SUMMERTON — The carcass of a manatee was found this week on Lake Marion, where the creature apparently died of cold exposure.
State wildlife officials are surprised the manatee managed to slip unnoticed through the locks at the Lake Moultrie dam and make it 100 miles inland — the most likely explanation for the rare appearance in Lake Marion. It appeared to be an adult manatee and likely was the same one spotted on the lake several weeks ago, said agency spokesman Brett Witt.
The S.C. Department of Natural Resources got various reports over the past six weeks of possible manatee sightings in Lake Moultrie and in Lake Marion. While agency biologists thought it was possible for a manatee to maneuver through locks and diversion canals at the dams for the two lakes, they thought it was unlikely, Witt said.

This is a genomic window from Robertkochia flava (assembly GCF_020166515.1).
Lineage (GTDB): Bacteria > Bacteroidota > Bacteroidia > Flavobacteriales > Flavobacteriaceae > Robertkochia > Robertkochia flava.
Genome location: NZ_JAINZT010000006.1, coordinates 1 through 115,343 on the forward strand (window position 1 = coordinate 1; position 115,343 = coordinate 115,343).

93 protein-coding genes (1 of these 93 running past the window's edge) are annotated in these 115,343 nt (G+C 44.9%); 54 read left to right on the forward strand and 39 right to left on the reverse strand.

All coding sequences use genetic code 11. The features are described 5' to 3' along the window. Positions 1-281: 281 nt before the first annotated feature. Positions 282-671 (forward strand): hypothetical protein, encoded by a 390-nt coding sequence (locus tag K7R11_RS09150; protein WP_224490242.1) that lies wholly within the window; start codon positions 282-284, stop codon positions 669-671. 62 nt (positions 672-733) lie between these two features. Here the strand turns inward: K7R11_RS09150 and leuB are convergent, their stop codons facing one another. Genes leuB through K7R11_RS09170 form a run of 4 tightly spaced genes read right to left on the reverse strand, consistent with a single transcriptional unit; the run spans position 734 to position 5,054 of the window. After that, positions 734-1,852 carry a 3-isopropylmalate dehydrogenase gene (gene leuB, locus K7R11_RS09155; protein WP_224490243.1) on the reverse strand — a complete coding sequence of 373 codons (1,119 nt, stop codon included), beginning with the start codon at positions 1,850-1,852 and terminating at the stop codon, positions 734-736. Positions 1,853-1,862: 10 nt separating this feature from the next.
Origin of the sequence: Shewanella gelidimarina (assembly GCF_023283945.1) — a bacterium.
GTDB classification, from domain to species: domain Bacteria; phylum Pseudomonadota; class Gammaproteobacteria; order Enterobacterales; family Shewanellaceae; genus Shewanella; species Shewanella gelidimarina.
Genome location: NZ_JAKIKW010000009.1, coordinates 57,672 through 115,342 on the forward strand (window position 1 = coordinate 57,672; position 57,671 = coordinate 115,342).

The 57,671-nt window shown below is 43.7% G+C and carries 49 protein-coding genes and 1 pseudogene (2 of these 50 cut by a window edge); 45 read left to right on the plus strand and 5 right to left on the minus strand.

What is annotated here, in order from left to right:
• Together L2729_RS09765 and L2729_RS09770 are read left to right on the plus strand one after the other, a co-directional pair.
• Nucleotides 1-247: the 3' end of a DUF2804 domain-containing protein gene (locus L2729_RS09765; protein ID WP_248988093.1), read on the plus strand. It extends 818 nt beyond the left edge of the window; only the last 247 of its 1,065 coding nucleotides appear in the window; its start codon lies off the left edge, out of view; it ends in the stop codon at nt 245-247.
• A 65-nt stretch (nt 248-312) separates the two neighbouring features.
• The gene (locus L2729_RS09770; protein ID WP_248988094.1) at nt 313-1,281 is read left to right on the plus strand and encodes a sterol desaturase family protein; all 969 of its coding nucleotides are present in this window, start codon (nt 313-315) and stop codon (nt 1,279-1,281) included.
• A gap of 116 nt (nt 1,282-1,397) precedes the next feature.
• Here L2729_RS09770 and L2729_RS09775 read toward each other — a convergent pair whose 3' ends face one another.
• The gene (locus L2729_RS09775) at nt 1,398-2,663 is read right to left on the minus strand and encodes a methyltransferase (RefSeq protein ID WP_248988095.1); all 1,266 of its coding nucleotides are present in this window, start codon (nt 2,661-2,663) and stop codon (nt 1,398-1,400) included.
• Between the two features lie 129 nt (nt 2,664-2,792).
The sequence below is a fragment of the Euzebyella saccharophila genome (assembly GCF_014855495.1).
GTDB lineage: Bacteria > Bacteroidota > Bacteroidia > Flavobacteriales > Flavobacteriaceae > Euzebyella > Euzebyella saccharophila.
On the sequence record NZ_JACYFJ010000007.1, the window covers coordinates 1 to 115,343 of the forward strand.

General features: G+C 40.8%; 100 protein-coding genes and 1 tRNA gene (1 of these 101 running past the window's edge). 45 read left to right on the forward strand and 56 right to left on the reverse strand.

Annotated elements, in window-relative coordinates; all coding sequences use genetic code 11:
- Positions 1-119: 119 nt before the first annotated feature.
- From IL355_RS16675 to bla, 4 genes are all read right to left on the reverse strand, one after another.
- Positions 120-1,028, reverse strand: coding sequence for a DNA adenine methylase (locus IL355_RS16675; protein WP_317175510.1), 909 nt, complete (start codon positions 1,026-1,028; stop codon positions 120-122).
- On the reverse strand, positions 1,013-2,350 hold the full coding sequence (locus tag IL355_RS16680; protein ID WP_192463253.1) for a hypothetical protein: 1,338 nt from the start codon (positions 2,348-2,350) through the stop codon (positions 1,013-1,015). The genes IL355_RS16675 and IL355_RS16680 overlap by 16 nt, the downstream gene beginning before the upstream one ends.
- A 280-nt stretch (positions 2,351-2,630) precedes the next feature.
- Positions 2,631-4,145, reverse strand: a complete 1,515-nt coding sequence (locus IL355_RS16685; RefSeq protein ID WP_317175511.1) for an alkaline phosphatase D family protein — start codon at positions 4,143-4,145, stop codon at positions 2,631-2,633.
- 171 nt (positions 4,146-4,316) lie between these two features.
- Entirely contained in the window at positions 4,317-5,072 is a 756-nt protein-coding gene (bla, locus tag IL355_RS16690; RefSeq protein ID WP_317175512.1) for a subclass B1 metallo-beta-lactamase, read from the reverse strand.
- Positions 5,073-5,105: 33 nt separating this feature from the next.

DNR officers who patrol the lake never saw the manatee alive.
Responding to a report of a carcass near Camp Bob Cooper in Clarendon County on Tuesday, officers found the dead manatee, and they pulled it from the lake on Wednesday. A necropsy will be done to determine the cause of death, but cold temperatures are suspected, Witt said. Manatees can’t survive long in water temperatures below 60 degrees. Air temperatures reached the low 30s in the area this week. The water temperature in diversion canal between the two man-made lakes is 55 degrees today.
Manatees are marine mammals that spend their lives near the coast, thriving in salt or fresh water. They feed off aquatic plants. The North American species is found mostly in Florida, though individuals often drift north into coastal waters in the Carolinas.